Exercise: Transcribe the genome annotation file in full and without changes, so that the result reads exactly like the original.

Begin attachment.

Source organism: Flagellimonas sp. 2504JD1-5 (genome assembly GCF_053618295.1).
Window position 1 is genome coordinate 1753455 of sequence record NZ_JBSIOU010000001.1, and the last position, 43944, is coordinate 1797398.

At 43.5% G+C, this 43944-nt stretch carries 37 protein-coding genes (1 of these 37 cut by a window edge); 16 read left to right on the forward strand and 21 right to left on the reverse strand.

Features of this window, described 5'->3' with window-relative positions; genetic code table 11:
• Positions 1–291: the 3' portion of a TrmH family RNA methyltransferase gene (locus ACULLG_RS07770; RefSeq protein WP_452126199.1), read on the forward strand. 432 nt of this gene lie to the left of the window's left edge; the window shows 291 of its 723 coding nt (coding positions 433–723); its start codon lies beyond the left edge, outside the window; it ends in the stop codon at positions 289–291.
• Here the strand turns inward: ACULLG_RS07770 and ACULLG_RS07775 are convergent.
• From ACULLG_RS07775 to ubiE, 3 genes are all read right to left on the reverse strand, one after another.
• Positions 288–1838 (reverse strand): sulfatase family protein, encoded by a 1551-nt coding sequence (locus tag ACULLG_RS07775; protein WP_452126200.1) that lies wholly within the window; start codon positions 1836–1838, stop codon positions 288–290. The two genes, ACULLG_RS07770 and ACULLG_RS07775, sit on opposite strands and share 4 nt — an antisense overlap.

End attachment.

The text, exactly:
Source organism: Flagellimonas sp. 2504JD1-5 (genome assembly GCF_053618295.1).
Window position 1 is genome coordinate 1753455 of sequence record NZ_JBSIOU010000001.1, and the last position, 43944, is coordinate 1797398.

At 43.5% G+C, this 43944-nt stretch carries 37 protein-coding genes (1 of these 37 cut by a window edge); 16 read left to right on the forward strand and 21 right to left on the reverse strand.

Features of this window, described 5'->3' with window-relative positions; genetic code table 11:
• Positions 1–291: the 3' portion of a TrmH family RNA methyltransferase gene (locus ACULLG_RS07770; RefSeq protein WP_452126199.1), read on the forward strand. 432 nt of this gene lie to the left of the window's left edge; the window shows 291 of its 723 coding nt (coding positions 433–723); its start codon lies beyond the left edge, outside the window; it ends in the stop codon at positions 289–291.
• Here the strand turns inward: ACULLG_RS07770 and ACULLG_RS07775 are convergent.
• From ACULLG_RS07775 to ubiE, 3 genes are all read right to left on the reverse strand, one after another.
• Positions 288–1838 (reverse strand): sulfatase family protein, encoded by a 1551-nt coding sequence (locus tag ACULLG_RS07775; protein WP_452126200.1) that lies wholly within the window; start codon positions 1836–1838, stop codon positions 288–290. The two genes, ACULLG_RS07770 and ACULLG_RS07775, sit on opposite strands and share 4 nt — an antisense overlap.